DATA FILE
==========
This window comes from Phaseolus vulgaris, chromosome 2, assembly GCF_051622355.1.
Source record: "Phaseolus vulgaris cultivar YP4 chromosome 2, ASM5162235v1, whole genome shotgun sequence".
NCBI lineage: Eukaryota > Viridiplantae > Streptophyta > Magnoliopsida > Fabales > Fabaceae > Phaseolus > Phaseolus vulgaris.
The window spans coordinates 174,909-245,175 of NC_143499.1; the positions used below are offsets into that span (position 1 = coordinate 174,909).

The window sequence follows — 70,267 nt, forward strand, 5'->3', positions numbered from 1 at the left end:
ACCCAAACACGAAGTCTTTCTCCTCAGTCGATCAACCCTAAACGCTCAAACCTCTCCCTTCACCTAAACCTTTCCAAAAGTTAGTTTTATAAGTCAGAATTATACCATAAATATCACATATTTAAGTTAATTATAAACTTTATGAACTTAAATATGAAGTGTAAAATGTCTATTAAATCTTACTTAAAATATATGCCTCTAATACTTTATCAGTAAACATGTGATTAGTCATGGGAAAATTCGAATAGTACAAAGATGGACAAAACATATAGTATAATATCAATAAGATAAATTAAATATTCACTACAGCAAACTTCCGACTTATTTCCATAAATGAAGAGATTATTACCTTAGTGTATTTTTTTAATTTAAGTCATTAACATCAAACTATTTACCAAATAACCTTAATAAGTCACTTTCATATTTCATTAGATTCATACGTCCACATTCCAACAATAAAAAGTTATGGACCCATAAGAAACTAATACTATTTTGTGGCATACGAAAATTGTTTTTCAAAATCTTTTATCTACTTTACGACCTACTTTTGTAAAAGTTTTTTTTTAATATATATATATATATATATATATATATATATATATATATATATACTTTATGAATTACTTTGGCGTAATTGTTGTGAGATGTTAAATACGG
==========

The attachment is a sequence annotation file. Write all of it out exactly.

This window comes from Phaseolus vulgaris, chromosome 2, assembly GCF_051622355.1.
Source record: "Phaseolus vulgaris cultivar YP4 chromosome 2, ASM5162235v1, whole genome shotgun sequence".
NCBI lineage: Eukaryota > Viridiplantae > Streptophyta > Magnoliopsida > Fabales > Fabaceae > Phaseolus > Phaseolus vulgaris.
The window spans coordinates 174,909-245,175 of NC_143499.1; the positions used below are offsets into that span (position 1 = coordinate 174,909).

The window sequence follows — 70,267 nt, forward strand, 5'->3', positions numbered from 1 at the left end:
ACCCAAACACGAAGTCTTTCTCCTCAGTCGATCAACCCTAAACGCTCAAACCTCTCCCTTCACCTAAACCTTTCCAAAAGTTAGTTTTATAAGTCAGAATTATACCATAAATATCACATATTTAAGTTAATTATAAACTTTATGAACTTAAATATGAAGTGTAAAATGTCTATTAAATCTTACTTAAAATATATGCCTCTAATACTTTATCAGTAAACATGTGATTAGTCATGGGAAAATTCGAATAGTACAAAGATGGACAAAACATATAGTATAATATCAATAAGATAAATTAAATATTCACTACAGCAAACTTCCGACTTATTTCCATAAATGAAGAGATTATTACCTTAGTGTATTTTTTTAATTTAAGTCATTAACATCAAACTATTTACCAAATAACCTTAATAAGTCACTTTCATATTTCATTAGATTCATACGTCCACATTCCAACAATAAAAAGTTATGGACCCATAAGAAACTAATACTATTTTGTGGCATACGAAAATTGTTTTTCAAAATCTTTTATCTACTTTACGACCTACTTTTGTAAAAGTTTTTTTTTAATATATATATATATATATATATATATATATATATATATATATATACTTTATGAATTACTTTGGCGTAATTGTTGTGAGATGTTAAATACGG